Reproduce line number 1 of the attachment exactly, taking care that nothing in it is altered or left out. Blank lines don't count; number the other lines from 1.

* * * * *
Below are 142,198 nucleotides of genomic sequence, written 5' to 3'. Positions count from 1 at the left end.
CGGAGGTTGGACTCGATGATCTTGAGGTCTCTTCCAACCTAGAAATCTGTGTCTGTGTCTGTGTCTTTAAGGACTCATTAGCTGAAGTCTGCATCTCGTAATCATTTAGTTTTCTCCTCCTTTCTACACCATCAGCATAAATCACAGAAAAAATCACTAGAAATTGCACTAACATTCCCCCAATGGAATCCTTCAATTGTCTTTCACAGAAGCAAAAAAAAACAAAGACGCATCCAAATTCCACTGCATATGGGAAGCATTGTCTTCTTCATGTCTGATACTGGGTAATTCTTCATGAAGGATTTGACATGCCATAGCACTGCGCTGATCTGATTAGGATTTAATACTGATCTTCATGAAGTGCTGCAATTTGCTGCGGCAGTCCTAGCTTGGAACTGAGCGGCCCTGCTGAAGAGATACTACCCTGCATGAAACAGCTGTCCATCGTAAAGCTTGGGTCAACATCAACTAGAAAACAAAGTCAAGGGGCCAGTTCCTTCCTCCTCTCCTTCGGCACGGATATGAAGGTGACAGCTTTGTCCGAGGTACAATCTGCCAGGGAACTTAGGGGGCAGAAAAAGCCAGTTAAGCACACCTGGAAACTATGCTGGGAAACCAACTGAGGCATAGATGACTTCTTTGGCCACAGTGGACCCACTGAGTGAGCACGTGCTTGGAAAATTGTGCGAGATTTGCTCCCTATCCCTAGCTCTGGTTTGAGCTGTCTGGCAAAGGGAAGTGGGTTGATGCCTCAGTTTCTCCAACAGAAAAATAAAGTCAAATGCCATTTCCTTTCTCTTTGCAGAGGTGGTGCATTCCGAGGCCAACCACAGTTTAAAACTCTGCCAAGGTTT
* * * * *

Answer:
Below are 142,198 nucleotides of genomic sequence, written 5' to 3'. Positions count from 1 at the left end.